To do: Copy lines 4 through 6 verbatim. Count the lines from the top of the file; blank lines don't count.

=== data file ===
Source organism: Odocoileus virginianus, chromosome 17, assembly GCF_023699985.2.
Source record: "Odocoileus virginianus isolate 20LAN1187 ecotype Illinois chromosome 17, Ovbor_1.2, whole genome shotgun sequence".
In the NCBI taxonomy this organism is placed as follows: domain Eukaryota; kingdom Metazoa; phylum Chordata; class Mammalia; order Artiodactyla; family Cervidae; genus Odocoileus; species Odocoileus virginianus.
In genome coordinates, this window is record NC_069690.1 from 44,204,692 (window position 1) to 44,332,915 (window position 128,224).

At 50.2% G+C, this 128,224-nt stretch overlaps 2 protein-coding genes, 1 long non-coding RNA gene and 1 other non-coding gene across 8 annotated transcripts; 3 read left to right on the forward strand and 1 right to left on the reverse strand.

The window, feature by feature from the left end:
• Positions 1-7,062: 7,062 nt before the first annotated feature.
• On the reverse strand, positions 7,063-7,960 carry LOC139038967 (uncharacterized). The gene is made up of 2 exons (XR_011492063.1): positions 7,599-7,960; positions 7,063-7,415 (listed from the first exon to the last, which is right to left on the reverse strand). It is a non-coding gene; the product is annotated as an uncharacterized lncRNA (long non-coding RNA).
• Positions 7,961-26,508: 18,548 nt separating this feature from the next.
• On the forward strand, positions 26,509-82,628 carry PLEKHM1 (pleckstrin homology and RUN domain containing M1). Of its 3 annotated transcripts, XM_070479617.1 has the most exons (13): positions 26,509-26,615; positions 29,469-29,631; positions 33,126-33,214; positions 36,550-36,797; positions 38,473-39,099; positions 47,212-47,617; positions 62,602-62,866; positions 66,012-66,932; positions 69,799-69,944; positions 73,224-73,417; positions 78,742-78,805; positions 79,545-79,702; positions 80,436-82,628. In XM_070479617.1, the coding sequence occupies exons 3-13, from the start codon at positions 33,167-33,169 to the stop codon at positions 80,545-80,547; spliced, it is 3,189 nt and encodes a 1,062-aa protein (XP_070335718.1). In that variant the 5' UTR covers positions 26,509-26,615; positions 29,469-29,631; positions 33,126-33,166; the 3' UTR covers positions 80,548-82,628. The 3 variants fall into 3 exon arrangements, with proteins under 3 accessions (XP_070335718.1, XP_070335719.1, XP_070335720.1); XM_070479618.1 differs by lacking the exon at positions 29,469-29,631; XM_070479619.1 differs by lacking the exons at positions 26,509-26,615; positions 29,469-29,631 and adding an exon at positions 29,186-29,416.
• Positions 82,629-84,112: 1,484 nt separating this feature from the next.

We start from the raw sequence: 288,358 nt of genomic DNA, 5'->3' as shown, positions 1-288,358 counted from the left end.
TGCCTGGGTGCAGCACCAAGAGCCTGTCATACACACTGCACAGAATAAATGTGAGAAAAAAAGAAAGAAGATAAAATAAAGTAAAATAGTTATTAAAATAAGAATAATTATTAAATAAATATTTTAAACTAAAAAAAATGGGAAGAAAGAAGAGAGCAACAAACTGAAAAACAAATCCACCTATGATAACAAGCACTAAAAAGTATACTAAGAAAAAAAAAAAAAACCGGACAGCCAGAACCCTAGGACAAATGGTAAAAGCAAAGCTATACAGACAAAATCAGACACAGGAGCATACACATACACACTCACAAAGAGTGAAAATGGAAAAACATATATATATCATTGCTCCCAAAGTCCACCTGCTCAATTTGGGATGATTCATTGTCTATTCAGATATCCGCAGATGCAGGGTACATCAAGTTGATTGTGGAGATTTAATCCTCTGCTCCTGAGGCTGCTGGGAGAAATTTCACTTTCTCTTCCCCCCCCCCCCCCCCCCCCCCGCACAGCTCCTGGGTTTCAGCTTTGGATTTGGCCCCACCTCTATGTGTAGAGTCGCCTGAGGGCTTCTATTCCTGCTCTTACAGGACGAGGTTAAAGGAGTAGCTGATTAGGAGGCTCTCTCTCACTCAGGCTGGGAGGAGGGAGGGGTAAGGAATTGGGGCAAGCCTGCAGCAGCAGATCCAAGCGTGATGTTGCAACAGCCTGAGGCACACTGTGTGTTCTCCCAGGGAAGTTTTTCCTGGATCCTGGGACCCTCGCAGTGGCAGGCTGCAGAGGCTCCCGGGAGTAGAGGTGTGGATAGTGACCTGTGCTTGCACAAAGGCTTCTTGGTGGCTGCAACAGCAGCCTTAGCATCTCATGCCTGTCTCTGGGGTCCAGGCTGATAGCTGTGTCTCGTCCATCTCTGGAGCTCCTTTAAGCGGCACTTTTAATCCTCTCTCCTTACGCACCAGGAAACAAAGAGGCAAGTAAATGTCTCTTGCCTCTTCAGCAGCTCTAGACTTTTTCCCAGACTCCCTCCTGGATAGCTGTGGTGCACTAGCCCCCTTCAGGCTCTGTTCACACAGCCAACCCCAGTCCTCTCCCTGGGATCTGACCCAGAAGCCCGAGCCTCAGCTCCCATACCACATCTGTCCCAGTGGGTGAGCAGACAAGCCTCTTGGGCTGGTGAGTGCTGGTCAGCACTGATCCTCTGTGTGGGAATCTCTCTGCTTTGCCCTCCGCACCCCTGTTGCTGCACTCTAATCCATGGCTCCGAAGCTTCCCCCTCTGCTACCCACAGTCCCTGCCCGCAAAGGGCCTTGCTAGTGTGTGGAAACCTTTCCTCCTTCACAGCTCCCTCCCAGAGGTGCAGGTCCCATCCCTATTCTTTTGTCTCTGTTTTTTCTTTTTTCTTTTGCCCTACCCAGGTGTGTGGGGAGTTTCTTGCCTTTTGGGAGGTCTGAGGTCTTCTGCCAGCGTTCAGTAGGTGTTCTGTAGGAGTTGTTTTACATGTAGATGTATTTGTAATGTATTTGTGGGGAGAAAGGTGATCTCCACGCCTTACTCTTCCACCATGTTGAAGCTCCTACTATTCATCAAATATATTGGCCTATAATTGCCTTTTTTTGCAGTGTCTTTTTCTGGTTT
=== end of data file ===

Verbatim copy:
In genome coordinates, this window is record NC_069690.1 from 44,204,692 (window position 1) to 44,332,915 (window position 128,224).

At 50.2% G+C, this 128,224-nt stretch overlaps 2 protein-coding genes, 1 long non-coding RNA gene and 1 other non-coding gene across 8 annotated transcripts; 3 read left to right on the forward strand and 1 right to left on the reverse strand.

The window, feature by feature from the left end: